Jul 26, 2012

Palmer Park at it's finest!

The Cat 1/Pro women on the start - yes, we are there to race!
Photo Tim Bergsten
Another Wendesday night, and time for another race in the Ascent Cycling Series. Back to Palmer Park this race for some fun in the rocks. I have my race report posted on Pikes Peak Sports. It was a fun race and a great night for riding my bike.
Can't Help Smiling

Okay, now we're a little more serious! Race time!
Photo - Tim Bergsten


Dropping one of the rock gardens - good thing I took the easy line!
Photo - Christian Murdock, CS Gazette

Cleaning up the course in more ways then one....
Photo Tim Bergsten

Jul 25, 2012

Breck 100 - Climbing for the Sunrise...

Cameron Chambers and I - at least one of us is ready for the race!
Photo - Sarah Musick
Over 150 riders -some nervous, some eager, some terrified - assembled in the pre-sunrise gloom of Carter Park. Time to focus on riding and the next 100 miles of pedaling. Even though Nick's race didn't start until much later (10:45) he dragged himself out of bed to help with my drop bags and see me off into the wilds around Breckenridge. It was still cold at that hour and I was bundled up in knee warmers, arm warms, vest and a jacket to wait in. Five minutes before the start and I gave my jacket to Nick. I couldn't help but sneaking a glance up to the west. Wheeler Pass was waiting for us - the early rays of the sun just starting to illuminate the alpine terrain. Then the countdown began.


It's cold at 5:40.... Racers gathering
Photo - Nick Thelen




We rolled out of Carter Park under neutral start, under the escort of the race officials and police. I know why I've been doing group road rides now! That was one of most sketchy situations I have ever been in - with nervous riders trying to get into a good position in the peloton, avoiding the traffic furniture and crosswalk signs and multiple turns in the short distance from Carter Park to the Beaver Run parking lot. Plenty of early rising spectators greeted us at all the intersections, but solitude was waiting higher on the mountain slopes. I'd positioned myself near two time winner Jari Kirkland and NUE leader Amanda Carey, hoping I would be able to keep them in sight for most of the climb. Then the flag dropped as we turned onto the Peak Nine service road. The racing was on! And I watched Amanda and Jari climb away from me up the road, making it look easy. I wasn't willing to go that deep that soon in the race - time to settle into my own pace and just ride my bike. The ascent up Peak Nine road was long and steady with some steep switchbacks. It was mostly smooth, with just a few rocky sections to keep us alert. I took a few glances up the mountain and down the mountain as I climbed. A line of riders stretched for what looked like miles in both directions!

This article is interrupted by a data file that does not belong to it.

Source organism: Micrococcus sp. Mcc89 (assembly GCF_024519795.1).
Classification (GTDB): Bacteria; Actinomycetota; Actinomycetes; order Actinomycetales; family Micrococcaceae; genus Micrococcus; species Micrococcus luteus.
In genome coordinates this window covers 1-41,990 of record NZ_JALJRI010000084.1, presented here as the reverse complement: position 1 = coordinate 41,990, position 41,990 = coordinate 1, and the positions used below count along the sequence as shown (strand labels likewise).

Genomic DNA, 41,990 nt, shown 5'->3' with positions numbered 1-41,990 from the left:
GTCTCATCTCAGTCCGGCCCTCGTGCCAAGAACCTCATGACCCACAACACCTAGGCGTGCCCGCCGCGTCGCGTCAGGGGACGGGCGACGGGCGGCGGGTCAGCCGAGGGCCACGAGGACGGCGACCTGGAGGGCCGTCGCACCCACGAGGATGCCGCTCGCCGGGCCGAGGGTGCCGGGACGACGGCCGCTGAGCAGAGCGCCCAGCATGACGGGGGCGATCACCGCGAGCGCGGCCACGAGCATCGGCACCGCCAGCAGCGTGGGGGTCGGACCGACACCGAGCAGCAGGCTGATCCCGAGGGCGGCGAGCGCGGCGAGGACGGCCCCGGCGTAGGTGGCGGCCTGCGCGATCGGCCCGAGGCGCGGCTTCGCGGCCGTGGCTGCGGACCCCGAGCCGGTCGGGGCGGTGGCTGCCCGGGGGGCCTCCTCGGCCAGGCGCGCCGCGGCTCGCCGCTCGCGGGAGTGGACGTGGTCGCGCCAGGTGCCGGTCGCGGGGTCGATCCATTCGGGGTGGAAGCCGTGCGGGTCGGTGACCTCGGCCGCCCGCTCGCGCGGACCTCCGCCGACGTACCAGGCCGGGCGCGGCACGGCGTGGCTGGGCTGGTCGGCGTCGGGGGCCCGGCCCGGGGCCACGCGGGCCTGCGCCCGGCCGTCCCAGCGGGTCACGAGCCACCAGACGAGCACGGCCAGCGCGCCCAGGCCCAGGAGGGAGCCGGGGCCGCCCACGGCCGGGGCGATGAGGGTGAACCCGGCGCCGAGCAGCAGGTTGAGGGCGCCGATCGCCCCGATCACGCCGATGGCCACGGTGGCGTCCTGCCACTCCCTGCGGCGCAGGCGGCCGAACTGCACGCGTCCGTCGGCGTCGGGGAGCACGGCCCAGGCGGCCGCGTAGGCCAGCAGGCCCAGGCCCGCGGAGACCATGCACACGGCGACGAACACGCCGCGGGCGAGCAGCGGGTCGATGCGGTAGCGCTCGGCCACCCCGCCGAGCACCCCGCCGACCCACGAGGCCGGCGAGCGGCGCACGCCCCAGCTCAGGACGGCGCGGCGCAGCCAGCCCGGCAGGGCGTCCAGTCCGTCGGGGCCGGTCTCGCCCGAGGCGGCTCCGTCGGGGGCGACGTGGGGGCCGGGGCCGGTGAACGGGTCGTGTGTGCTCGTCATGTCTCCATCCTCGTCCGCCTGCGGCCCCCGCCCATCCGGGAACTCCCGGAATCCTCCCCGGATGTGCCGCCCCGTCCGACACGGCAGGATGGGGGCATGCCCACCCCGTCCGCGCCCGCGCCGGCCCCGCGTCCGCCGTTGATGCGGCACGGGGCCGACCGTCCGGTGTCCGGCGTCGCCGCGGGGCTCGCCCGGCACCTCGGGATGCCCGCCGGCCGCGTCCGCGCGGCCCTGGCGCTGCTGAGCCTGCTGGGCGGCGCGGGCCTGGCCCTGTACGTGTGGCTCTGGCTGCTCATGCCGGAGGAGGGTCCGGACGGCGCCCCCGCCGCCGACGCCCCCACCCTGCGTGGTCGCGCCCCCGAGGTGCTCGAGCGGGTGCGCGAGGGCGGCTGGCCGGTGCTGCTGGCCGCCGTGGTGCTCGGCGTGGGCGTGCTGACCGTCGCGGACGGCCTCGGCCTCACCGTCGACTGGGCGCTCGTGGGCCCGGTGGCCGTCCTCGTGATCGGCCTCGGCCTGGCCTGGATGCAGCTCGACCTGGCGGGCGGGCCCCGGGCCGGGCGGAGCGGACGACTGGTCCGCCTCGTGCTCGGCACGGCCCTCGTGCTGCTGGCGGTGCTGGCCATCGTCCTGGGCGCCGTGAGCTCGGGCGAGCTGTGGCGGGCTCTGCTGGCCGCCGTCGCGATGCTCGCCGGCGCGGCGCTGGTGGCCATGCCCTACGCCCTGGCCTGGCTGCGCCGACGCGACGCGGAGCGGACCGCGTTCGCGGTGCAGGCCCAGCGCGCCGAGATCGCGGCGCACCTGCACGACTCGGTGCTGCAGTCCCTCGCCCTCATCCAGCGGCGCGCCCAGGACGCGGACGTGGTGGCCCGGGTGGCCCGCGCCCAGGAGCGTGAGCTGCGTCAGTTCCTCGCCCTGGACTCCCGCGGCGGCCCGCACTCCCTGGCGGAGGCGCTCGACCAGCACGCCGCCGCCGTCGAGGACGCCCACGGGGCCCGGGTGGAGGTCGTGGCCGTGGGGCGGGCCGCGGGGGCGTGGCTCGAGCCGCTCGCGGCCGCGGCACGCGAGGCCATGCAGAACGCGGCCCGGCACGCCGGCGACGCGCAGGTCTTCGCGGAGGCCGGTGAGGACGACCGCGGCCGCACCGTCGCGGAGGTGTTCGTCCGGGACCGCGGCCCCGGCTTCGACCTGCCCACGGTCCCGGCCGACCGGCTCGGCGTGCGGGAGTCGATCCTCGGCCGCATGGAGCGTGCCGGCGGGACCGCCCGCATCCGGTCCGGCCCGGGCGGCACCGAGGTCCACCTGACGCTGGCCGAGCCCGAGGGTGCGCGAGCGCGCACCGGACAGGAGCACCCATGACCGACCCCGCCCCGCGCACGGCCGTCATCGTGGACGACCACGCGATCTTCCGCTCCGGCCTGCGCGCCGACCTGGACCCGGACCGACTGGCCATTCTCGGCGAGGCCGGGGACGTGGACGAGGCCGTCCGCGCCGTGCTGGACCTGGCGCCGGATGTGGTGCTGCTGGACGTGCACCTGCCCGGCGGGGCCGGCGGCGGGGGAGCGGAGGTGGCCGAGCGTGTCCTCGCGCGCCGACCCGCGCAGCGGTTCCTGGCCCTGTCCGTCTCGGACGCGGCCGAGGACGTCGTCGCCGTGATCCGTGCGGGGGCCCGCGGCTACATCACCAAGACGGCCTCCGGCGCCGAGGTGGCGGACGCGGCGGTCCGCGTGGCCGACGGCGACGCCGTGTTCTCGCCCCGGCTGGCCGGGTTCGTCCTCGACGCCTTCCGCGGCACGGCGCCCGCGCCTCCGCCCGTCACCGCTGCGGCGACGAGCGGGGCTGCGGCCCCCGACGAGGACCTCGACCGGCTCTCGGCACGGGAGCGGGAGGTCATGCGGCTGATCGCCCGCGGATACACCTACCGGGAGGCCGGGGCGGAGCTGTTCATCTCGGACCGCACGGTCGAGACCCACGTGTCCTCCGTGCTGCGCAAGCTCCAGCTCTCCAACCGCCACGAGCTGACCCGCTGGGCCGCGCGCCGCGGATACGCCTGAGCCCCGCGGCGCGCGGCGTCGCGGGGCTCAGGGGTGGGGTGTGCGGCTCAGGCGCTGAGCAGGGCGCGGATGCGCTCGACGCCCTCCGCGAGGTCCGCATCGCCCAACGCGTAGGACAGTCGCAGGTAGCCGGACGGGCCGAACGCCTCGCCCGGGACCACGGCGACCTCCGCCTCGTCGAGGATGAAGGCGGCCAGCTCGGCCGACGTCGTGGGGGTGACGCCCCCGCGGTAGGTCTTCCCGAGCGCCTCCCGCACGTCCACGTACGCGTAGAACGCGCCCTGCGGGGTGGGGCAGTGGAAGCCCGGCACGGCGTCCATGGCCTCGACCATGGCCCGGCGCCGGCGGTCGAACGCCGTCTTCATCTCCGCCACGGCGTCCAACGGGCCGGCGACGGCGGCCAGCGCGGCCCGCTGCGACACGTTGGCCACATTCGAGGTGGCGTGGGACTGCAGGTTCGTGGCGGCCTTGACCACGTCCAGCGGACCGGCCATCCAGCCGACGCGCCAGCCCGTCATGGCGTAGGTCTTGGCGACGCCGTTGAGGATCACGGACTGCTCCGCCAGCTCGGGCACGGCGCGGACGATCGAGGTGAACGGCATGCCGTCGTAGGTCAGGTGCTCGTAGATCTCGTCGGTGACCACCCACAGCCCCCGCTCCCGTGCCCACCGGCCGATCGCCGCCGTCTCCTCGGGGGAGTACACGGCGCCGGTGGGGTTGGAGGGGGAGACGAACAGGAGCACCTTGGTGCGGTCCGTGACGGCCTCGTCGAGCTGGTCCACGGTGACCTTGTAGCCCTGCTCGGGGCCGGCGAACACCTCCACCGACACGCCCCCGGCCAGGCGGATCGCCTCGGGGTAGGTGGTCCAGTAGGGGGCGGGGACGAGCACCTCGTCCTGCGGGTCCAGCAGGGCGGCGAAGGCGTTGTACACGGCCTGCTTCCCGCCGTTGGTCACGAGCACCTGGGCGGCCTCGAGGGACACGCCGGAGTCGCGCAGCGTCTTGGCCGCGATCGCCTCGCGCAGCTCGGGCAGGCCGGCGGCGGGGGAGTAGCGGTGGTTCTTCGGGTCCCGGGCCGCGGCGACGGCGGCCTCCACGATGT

And they're off! At least for the neutral roll out...
Photo - Nick Thelen